The other problem is that once one wins a medal – despite the rewards – the path still does not get easy enough. Instead, as everyone tries to appropriate their success and fame, the winners are expected to join the same system that failed to support them. If they walked on a minefield of egos of petty officials before winning, post their medal they walk on one laid also with razors: they’ll get hurt no matter what.
Thankfully this seems to be changing. Instead of authorities deciding the fate of the players, it is their performance that is increasingly being allowed to do the talking. Errant officials are being fired like shooting coach Jaspal Rana was after Manu Bhaker’s complaint. However, as the treatment of Vinesh Phogat shows, scapegoating athletes still exist among officials.
The major problem though, is what I call ‘cashing-in-and-cashing-out’. India has been so starved for medals that the smallest win is celebrated and leads to phenomenal cash incentives, jobs, TV appearances and ad offers. For athletes – many of whom also play to secure their family’s future – this provides an opportunity to cash in on all their hard work.
Problem is these cash incentives come with non-stop engagements. A winner is expected to entertain people, go to functions, shake hands with the same politicians who refused help before the Olympics, learn to act in ads etc. In short, Olympic medal winners – as you might be observing right now – become monkeys expected to perform on call.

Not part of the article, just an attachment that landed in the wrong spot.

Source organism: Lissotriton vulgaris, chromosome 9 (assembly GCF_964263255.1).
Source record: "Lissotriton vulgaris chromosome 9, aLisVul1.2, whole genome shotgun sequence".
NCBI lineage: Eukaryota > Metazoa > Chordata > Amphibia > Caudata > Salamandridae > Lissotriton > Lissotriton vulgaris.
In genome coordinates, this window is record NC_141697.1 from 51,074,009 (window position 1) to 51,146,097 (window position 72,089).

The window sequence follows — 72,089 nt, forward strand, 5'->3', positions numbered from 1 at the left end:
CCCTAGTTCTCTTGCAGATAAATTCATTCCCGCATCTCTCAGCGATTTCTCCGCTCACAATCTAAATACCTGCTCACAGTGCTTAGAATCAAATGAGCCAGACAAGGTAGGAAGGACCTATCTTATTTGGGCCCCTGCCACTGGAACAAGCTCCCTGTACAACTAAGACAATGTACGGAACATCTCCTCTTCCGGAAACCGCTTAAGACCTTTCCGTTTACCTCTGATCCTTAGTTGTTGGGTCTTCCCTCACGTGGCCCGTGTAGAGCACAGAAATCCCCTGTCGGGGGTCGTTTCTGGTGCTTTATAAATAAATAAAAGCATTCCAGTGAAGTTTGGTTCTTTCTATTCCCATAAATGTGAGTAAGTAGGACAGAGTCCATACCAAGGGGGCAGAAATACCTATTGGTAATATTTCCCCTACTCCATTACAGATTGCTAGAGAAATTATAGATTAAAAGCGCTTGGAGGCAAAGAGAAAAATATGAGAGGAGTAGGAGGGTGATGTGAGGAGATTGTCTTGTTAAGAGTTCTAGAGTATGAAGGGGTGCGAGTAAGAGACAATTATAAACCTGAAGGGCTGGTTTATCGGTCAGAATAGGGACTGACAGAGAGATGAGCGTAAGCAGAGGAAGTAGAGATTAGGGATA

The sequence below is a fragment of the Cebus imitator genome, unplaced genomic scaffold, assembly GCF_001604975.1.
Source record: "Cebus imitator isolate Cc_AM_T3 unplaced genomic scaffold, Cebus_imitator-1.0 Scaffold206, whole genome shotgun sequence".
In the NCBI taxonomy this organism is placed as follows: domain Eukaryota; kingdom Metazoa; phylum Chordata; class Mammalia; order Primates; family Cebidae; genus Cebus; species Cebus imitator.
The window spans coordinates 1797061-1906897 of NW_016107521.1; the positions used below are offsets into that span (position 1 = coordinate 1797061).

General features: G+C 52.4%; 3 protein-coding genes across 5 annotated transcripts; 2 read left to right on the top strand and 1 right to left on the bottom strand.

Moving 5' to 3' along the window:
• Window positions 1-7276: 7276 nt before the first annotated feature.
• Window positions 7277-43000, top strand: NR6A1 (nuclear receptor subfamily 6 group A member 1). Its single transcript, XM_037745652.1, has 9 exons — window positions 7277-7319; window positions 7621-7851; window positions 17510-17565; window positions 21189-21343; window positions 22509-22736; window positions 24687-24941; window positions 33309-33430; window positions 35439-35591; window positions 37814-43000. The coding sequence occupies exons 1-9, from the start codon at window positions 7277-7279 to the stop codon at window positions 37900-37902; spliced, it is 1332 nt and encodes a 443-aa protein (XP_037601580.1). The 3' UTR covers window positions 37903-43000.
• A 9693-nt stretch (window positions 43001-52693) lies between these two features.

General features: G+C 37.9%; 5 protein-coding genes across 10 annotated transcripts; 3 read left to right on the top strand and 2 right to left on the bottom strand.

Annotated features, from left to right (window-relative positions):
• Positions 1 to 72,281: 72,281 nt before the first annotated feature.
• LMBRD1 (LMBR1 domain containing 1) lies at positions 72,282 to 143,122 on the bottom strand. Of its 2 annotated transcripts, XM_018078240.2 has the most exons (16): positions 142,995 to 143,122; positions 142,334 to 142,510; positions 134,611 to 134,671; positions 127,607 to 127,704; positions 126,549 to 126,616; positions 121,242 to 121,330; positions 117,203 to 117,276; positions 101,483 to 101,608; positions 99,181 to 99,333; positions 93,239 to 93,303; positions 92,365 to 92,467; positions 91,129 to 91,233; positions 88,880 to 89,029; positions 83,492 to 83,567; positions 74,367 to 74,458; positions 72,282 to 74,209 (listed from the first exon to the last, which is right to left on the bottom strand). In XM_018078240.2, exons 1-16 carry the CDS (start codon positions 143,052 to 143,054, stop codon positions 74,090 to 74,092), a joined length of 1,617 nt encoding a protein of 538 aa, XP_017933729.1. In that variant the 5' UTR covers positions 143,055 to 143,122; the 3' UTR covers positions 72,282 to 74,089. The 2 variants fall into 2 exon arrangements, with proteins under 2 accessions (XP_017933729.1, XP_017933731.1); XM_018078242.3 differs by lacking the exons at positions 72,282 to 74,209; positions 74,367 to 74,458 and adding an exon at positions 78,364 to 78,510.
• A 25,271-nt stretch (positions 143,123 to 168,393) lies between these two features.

Then there is the lure of politics which traps the best, like it did double-trap shooter Rajyavardhan Rathore who became India’s first individual silver Olympic medallist at Athens 2004. Technically he too could have continued to compete but he joined the BJP in 2013. Olympic fame could red-carpet one’s path into politics.
The ideal thing for most Olympic medallists serious about defending their medals in the next Games, is to get back to practicing the moment the Olympics are over because winning a medal takes years of dedicated work. Trouble is, the monetary offers that come their way, don’t stand forever. There is a small window of opportunity one is expected to leverage.
On the other hand, if one does agree to cash in, more offers follow. If a player gets too busy encashing offers, she’ll soon realise that years have passed and they’ve gathered rust or gotten too used to the money and good life to bother shedding blood, sweat and tears to prepare and compete.
The fight to win an Olympic medal the first time is tough enough, twice can permanently damage an athlete. That is also because sports today is life-consuming. Unlike in the past, you cannot live a ‘normal’ life while doing great in sports. There’s so much competition, so much data to churn that a sportsperson has to give it her all if she expects even to be decent in her game. To excel needs her to be at a whole new level altogether. It is hence easier for many to just hang in their boots than stay in the game, especially also because the weight of expectation of a medal-hungry nation can hang over their heads like Damocles sword.
The equation also changes depending on the state a player belongs to. Bajrang Punia and Ravi Dahiya come from Haryana that has had previous Olympic medal winners. But Lovlina is from Assam that has had none. Thus, the state’s people will celebrate her not for a month or two, but at least till another Olympic medallist emerges from the state. Right now – as I witnessed first-hand - she is the most popular person in the state, and if like Rathore, she decides to join politics she can rise quickly to the top.